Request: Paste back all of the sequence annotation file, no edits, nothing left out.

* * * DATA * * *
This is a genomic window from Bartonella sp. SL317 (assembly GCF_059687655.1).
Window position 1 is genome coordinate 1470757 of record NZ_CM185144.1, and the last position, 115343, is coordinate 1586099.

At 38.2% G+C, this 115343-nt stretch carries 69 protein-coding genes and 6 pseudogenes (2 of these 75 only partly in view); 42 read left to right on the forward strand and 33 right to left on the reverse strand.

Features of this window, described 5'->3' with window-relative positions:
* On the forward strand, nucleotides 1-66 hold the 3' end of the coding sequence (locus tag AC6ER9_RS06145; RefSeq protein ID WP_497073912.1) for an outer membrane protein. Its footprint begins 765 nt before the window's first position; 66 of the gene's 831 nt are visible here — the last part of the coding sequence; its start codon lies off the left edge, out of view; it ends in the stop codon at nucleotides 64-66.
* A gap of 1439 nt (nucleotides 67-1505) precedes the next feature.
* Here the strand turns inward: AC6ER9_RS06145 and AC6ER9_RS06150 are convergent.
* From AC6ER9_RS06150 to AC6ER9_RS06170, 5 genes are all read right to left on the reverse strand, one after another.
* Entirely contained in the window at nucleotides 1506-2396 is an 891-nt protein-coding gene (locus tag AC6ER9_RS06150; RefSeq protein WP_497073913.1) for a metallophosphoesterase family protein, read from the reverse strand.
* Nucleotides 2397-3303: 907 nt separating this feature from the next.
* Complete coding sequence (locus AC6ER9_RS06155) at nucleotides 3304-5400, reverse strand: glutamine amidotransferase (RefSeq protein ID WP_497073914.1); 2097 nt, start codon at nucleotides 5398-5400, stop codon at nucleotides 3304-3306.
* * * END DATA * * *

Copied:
This is a genomic window from Bartonella sp. SL317 (assembly GCF_059687655.1).
Window position 1 is genome coordinate 1470757 of record NZ_CM185144.1, and the last position, 115343, is coordinate 1586099.

At 38.2% G+C, this 115343-nt stretch carries 69 protein-coding genes and 6 pseudogenes (2 of these 75 only partly in view); 42 read left to right on the forward strand and 33 right to left on the reverse strand.

Features of this window, described 5'->3' with window-relative positions:
* On the forward strand, nucleotides 1-66 hold the 3' end of the coding sequence (locus tag AC6ER9_RS06145; RefSeq protein ID WP_497073912.1) for an outer membrane protein. Its footprint begins 765 nt before the window's first position; 66 of the gene's 831 nt are visible here — the last part of the coding sequence; its start codon lies off the left edge, out of view; it ends in the stop codon at nucleotides 64-66.
* A gap of 1439 nt (nucleotides 67-1505) precedes the next feature.
* Here the strand turns inward: AC6ER9_RS06145 and AC6ER9_RS06150 are convergent.
* From AC6ER9_RS06150 to AC6ER9_RS06170, 5 genes are all read right to left on the reverse strand, one after another.
* Entirely contained in the window at nucleotides 1506-2396 is an 891-nt protein-coding gene (locus tag AC6ER9_RS06150; RefSeq protein WP_497073913.1) for a metallophosphoesterase family protein, read from the reverse strand.
* Nucleotides 2397-3303: 907 nt separating this feature from the next.
* Complete coding sequence (locus AC6ER9_RS06155) at nucleotides 3304-5400, reverse strand: glutamine amidotransferase (RefSeq protein ID WP_497073914.1); 2097 nt, start codon at nucleotides 5398-5400, stop codon at nucleotides 3304-3306.